Feature Excerpt

The Art of LARP

This excerpt is from a feature story in Unwinnable Monthly #122. If you like what you see, grab the magazine for less than ten dollars, or subscribe and get all future magazines for half price.

“Ever since we were primitive[s] sitting around campfires, we’ve been telling stories to each other, and listening to each other tell stories to each other,” a designer for Dungeons & Dragons told Neima Jahromi for The New Yorker. While the mythologized nostalgia (and perhaps a whiff of self-indulgent marketing) is apparent, the quote nevertheless articulates a key component in the recent resurgence of roleplaying games: the drive to collectively tell stories and make art to strengthen social ties.

The tired cultural tug-of-war around “are games art?” notwithstanding, roleplaying games can be viewed as collective, narrative-focused and participatory art-making projects. In particular, live action roleplay (LARP) can be considered quintessentially so. Marquee events often feature dozens (if not hundreds) of participants crafting elaborate, spontaneous plotlines while immersed in highly-produced sets and costumes. Creation – of history, of character, of narrative, of emotion – forms the warp and weft of LARP. LARPing is the unspooling of an improvised narrative and the weaving of these story threads not only through a host of characters whose actions are unpredictable, but also around the players embodying them, who possess their own unique drives and aims. The resulting tapestry is thus wholly creative and inescapably communal.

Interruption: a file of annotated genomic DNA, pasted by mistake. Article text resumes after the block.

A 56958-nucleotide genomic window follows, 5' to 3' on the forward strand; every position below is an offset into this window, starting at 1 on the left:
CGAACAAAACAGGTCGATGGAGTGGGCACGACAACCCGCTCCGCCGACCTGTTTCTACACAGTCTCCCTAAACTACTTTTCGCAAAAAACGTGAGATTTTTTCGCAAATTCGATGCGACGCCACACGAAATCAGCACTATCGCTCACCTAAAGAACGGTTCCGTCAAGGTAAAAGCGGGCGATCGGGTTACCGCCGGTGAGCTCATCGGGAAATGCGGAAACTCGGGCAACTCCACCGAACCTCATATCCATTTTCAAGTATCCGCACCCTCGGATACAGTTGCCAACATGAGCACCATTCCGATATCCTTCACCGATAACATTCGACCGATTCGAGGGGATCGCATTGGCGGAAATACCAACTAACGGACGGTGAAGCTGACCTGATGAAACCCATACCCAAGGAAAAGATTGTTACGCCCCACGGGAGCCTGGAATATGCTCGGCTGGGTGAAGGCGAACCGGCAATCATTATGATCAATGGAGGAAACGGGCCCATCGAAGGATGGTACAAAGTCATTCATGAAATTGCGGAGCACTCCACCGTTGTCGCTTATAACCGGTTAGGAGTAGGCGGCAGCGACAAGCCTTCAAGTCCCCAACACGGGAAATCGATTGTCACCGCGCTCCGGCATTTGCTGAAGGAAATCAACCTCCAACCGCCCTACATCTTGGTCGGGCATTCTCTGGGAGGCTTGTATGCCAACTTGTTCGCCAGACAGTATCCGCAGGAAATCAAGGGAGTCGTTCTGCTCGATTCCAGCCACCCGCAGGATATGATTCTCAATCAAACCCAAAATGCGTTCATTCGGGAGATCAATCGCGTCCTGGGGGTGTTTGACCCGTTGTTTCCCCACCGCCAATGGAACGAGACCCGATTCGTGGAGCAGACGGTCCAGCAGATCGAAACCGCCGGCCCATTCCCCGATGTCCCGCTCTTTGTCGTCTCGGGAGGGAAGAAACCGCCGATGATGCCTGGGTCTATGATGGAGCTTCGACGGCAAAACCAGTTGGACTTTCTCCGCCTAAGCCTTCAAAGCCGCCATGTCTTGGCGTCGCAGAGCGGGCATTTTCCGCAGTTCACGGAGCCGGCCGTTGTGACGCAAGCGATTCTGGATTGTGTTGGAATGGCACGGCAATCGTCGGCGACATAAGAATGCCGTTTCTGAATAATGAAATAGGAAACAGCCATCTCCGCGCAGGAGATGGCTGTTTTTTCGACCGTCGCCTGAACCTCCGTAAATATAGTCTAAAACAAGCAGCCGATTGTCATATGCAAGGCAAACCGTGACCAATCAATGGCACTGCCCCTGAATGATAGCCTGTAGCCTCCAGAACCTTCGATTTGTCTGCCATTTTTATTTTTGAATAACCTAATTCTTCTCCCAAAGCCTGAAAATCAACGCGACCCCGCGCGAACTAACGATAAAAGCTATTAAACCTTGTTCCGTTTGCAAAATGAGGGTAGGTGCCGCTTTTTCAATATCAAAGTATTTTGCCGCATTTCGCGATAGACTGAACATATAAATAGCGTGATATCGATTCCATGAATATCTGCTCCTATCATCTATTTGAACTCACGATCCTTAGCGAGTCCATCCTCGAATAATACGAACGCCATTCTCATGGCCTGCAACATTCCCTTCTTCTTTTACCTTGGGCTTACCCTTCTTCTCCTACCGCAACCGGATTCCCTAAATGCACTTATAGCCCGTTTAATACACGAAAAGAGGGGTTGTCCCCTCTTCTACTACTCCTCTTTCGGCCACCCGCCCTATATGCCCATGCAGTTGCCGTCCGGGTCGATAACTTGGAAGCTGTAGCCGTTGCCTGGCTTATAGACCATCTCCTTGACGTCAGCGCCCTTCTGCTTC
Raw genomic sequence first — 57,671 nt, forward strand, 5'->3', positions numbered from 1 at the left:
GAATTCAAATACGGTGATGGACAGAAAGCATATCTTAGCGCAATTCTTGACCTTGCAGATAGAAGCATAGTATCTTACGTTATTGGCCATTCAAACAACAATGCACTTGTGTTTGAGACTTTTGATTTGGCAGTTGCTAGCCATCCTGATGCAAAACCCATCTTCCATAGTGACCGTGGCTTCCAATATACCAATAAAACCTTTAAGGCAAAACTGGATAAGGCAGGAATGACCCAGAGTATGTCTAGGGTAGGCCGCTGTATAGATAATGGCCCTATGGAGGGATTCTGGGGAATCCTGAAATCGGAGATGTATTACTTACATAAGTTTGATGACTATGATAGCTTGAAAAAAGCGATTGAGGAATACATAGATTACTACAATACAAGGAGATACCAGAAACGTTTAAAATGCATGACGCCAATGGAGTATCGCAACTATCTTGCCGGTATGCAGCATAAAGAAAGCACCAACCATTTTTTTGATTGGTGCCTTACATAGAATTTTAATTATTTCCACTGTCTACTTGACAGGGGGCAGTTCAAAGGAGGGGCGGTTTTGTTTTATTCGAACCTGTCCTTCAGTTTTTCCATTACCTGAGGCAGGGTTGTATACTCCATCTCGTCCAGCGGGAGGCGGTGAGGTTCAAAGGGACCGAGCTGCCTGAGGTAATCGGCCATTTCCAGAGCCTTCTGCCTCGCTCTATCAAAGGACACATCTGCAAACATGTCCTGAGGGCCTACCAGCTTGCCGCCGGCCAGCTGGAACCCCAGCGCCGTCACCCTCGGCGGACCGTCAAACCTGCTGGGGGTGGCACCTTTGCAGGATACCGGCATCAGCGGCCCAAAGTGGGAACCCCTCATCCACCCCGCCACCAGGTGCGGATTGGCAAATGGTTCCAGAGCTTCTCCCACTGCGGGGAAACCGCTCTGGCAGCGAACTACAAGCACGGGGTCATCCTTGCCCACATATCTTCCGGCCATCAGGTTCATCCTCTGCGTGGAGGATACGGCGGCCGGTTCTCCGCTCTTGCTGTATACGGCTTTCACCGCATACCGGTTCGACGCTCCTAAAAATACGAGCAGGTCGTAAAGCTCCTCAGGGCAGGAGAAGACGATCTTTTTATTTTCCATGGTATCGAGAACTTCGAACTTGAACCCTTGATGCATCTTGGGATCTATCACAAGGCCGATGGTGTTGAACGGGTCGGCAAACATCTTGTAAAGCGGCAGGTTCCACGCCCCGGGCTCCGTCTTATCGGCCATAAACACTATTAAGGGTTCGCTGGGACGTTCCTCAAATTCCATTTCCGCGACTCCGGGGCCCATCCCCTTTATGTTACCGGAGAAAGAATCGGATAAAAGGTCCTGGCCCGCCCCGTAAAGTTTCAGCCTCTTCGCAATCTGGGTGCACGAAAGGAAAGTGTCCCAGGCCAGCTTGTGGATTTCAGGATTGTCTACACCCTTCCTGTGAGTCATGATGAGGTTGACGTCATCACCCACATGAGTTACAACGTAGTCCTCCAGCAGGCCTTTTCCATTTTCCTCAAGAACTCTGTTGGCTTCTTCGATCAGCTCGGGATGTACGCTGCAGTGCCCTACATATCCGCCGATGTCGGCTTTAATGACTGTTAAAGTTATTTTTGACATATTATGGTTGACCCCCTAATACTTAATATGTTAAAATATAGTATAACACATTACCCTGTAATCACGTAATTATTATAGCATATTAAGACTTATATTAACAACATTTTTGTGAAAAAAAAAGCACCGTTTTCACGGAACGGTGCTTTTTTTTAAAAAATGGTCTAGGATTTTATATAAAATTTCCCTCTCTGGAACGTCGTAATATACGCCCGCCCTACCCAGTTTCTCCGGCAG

The benefits of such communal arts, in terms of building social cohesion and feelings of community, are well-documented, multi-hued and myriad. It would be trivial to simply state that LARP helps build community simply by virtue of being an artistic practice involving co-creation, because LARPs delve deeper. They allow and encourage players to create separate and novel art within their narrative. They serve as a fabric onto which players can embroider personal, original art, resulting in layered fabrics of art-making that players can don, concentrating and focusing the benefits of participatory arts.


Sharang Biswas is a game designer, writer and artist based in New York City. He has a particular love of roleplaying, interactive storytelling and immersive theater. Follow him on Twitter @SharangBiswas. Header photo by Verena Dahmen, used via Creative Commons license.

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